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Another proof of the crap rubber lacquer Gibson uses...

wild.joz

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Mar 19, 2008
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Like we needed another proof...

the following pictures are from my '11 R8. Purchased new in Jan/feb 2012.

I'm not the kind of player that babysits his guitars. I play them, sometimes hard, but I NEVER intentionally abuse them...

the wear at the edges is almost as much as on my 82 standard.

The big missing chunk of lacquer started with a ding on the edges, and the lacquer 'lifted' like a blister. If I had kept going, I probably could have removed all the lacquer with just my fingernails... :bigal

No heat or tools of any kind were used. the wear at the edges is honest playwear, I just feel like it happened a bit too soon and too much...

Enjoy the pics... :rolleyes:

60725BCA-4CDF-44E4-94B8-75255FC98CD8-10944-00000C6FD351EFB0.jpg


1EED41B2-DB7C-4BA8-B345-9D7240529B06-10944-00000C6FCDFBA620.jpg


8E800EFF-12AF-4E2A-A315-EF020FF70C87-10944-00000C6FC83F1B14.jpg


FD37EEC5-0438-492F-8377-895013299B32-10944-00000C6F95597C7F.jpg


0035A879-C9D1-4914-AA4D-D753702323C7-10944-00000C6FB145361F.jpg


5DC8F638-5A6B-4491-A9B7-BF5B2BDF06EE-10944-00000C6FBB08C788.jpg


0A0DCACF-4A88-4D42-98D5-F9990F9AB101-10944-00000C6FAA01B1D7.jpg


57CB0024-854A-4E68-B6BD-F6F0E2A655C0-10944-00000C6FA2788CA6.jpg
 
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wild.joz

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You can see on the picture just before the last, how the lacker is lifted at the center of the "chip" by it's lighter color. Those few millimeters are no longer making contact with the wood...

Surprisingly, the lacquer on the top seems much harder.
 
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cryptozoo

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Re: Another proof of the crap rubber lacker Gibson uses...

Something similar happened to my '05 R8. I had a theory that it started with a small chip, and then moisture worked it's way into the wood, causing surrounding areas to lift. Didn't bother me much, because the guitar was already 'aged,' but it came off just like yours did. I could take a pick and chip at it, and it'd peel up or come off in large chunks. It became a bad habit in between playing, like biting nails or smoking. By the time the dust cleared, half the back coat was gone.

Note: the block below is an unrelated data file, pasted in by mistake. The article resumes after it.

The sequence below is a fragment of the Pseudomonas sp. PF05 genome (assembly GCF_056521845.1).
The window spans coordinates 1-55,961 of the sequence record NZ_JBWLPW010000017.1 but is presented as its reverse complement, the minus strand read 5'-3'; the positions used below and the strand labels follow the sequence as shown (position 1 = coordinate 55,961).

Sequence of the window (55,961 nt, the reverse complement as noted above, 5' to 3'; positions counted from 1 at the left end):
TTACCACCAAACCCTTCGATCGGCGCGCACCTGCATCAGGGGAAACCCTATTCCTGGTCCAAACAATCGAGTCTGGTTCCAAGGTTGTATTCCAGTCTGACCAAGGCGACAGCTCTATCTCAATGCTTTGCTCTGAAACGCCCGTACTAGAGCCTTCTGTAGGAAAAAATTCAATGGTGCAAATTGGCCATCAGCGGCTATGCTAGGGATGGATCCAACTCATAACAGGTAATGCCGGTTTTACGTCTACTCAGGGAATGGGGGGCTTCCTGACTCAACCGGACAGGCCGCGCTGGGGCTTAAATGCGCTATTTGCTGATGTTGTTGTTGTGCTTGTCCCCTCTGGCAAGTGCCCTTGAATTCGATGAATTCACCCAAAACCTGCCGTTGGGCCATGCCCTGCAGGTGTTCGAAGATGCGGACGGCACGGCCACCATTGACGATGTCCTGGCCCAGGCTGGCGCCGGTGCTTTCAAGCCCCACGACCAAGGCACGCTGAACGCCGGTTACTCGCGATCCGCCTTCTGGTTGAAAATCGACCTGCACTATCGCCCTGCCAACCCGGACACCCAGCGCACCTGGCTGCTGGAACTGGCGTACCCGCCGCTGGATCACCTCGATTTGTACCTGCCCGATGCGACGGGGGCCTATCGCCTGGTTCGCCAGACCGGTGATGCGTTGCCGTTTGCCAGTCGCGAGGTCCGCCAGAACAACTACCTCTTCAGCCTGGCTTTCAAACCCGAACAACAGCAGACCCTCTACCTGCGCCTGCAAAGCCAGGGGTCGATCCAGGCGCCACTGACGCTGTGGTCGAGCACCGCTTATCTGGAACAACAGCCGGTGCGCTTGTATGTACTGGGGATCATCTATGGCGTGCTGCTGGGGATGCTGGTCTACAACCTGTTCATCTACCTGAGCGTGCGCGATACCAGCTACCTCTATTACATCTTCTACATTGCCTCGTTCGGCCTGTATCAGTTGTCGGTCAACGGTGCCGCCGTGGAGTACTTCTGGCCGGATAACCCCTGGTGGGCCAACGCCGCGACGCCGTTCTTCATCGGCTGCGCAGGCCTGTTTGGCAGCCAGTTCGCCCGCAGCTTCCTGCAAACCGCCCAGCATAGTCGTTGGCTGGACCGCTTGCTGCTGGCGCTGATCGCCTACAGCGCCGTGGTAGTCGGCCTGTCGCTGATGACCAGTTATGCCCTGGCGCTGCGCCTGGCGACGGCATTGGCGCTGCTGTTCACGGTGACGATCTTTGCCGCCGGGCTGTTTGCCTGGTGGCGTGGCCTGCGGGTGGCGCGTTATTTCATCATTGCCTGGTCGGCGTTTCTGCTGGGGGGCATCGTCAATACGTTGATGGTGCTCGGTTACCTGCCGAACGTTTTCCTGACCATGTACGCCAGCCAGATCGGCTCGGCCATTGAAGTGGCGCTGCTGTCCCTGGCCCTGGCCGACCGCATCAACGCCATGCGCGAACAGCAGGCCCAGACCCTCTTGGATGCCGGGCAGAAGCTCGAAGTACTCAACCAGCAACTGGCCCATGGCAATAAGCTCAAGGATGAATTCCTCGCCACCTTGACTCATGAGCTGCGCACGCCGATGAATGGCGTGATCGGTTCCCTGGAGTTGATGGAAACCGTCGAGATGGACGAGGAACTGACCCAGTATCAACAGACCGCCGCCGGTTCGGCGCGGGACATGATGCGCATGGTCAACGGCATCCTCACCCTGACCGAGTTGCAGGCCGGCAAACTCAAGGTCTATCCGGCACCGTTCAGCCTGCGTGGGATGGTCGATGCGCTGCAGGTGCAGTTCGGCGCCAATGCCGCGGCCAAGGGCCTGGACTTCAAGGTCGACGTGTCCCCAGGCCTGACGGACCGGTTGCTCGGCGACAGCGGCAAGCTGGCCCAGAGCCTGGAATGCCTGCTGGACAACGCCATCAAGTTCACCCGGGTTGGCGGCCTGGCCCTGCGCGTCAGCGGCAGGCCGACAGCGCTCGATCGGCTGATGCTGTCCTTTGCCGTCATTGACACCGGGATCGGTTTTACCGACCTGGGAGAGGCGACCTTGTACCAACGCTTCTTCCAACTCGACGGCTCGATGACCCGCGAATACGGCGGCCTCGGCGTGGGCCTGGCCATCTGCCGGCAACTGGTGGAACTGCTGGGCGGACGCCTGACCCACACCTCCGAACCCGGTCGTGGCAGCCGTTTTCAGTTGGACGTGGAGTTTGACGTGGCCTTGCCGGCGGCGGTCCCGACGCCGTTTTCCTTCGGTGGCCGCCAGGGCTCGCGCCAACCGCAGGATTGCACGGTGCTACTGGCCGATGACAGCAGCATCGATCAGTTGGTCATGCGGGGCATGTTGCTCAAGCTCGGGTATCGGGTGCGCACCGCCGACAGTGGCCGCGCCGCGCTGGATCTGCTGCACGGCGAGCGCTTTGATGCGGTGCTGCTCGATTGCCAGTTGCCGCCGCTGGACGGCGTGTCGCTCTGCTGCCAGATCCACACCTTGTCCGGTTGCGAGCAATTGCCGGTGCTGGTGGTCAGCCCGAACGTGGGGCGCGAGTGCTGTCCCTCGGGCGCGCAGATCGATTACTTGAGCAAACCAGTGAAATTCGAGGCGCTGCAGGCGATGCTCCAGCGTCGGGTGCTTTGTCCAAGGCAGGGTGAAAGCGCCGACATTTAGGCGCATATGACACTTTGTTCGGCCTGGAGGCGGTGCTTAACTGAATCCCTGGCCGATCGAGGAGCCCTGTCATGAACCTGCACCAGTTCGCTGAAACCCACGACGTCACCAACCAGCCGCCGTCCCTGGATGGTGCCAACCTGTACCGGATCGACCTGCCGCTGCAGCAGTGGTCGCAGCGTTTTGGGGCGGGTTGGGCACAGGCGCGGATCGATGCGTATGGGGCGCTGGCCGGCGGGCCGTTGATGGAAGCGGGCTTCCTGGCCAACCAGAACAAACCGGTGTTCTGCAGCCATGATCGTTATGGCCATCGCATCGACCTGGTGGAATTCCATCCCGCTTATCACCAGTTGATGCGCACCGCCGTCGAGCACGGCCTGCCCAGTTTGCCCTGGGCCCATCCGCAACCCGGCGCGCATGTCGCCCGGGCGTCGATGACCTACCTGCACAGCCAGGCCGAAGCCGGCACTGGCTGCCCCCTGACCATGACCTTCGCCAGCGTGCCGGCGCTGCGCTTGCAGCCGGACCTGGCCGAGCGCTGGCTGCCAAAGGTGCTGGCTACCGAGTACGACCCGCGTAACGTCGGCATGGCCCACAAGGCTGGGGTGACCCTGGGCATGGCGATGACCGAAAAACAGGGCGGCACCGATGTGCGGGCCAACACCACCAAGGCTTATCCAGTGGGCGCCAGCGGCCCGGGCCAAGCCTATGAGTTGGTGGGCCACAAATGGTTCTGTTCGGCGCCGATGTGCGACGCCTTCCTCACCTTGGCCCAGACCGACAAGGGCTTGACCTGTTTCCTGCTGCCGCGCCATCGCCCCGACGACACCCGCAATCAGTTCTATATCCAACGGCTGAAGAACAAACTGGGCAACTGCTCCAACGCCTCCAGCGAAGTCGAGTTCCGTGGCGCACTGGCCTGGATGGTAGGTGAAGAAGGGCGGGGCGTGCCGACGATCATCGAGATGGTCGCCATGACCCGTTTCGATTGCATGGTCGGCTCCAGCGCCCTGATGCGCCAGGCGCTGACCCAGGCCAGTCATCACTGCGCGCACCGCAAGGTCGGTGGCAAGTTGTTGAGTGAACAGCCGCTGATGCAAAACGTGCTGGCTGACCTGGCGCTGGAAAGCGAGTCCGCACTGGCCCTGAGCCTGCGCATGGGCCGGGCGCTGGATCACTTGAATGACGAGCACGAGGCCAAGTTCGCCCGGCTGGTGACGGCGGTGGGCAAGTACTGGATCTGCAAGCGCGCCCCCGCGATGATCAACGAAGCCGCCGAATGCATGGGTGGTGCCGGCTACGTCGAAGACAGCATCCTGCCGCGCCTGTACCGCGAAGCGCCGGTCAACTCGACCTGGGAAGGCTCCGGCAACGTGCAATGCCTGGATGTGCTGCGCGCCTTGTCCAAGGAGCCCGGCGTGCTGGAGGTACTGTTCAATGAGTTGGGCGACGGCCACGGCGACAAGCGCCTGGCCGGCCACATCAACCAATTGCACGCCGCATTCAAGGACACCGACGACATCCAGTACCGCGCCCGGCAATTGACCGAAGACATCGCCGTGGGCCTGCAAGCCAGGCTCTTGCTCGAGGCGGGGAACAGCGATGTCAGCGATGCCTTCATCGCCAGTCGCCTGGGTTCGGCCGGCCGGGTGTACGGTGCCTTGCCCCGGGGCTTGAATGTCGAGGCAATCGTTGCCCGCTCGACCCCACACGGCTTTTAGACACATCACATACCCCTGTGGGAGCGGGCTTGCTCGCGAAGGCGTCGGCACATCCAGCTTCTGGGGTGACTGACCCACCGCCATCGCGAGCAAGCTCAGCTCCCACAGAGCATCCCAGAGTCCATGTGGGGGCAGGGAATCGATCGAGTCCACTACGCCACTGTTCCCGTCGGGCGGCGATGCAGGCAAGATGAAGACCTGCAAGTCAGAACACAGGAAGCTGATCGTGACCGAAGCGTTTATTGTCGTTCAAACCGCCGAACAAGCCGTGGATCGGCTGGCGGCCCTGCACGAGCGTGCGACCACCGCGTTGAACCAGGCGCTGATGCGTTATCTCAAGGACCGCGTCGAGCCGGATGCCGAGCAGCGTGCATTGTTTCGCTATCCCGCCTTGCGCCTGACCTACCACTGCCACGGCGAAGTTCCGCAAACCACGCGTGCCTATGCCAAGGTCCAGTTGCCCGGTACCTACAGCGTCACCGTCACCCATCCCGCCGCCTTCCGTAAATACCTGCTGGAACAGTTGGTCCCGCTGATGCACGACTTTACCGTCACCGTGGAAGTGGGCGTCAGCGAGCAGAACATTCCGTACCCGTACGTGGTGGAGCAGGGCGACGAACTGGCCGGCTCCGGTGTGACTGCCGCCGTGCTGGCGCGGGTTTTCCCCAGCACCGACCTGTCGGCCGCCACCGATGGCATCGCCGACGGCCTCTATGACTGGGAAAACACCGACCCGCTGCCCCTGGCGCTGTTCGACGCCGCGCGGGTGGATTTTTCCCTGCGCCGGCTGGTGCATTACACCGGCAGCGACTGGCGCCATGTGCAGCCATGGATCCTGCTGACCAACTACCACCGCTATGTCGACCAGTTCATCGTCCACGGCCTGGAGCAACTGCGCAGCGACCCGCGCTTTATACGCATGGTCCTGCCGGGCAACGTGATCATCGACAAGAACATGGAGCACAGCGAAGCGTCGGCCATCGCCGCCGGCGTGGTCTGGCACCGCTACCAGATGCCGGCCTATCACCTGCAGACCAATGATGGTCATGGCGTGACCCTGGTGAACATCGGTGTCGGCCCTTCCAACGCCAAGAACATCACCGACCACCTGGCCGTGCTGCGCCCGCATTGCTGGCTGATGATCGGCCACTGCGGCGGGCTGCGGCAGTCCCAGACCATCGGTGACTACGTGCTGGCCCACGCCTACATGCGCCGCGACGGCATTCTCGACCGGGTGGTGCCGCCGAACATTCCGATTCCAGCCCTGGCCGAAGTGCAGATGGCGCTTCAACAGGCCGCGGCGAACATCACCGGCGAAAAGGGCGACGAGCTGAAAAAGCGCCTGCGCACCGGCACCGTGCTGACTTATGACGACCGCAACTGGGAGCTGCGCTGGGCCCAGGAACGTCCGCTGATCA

Upshot was, tone improved. Or at least that's what I told myself. So chip, chip away.
 

58Lover

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Oct 27, 2001
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Re: Another proof of the crap rubber lacker Gibson uses...

Uh, you have spell check, yes? You might want to see how "lacker" is spelled, lol!
 

wild.joz

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Uh, you have spell check, yes? You might want to see how "lacker" is spelled, lol!

Yeah, don't know what I was thinking... and it spells the same in French so no excuses :fc

Too bad I can't change the title other than on my posts...
 

wild.joz

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Re: Another proof of the crap rubber lacker Gibson uses...

Something similar happened to my '05 R8. I had a theory that it started with a small chip, and then moisture worked it's way into the wood, causing surrounding areas to lift. Didn't bother me much, because the guitar was already 'aged,' but it came off just like yours did. I could take a pick and chip at it, and it'd peel up or come off in large chunks. It became a bad habit in between playing, like biting nails or smoking. By the time the dust cleared, half the back coat was gone.

Upshot was, tone improved. Or at least that's what I told myself. So chip, chip away.

That could be a reason, as the guitar is always outside the case, and we had a very hot and humid summer... It doesn't bother me much either, but it's just not how lacquer should age I think...
 

PHILBERT

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Re: Another proof of the crap rubber lacker Gibson uses...

Uhhhh...that is not normal age. That is a defect. :wah

I had plenty of chips on my Vintage SG, and let me tell you I never observed anything like that. Never! The finish was thicker and much harder.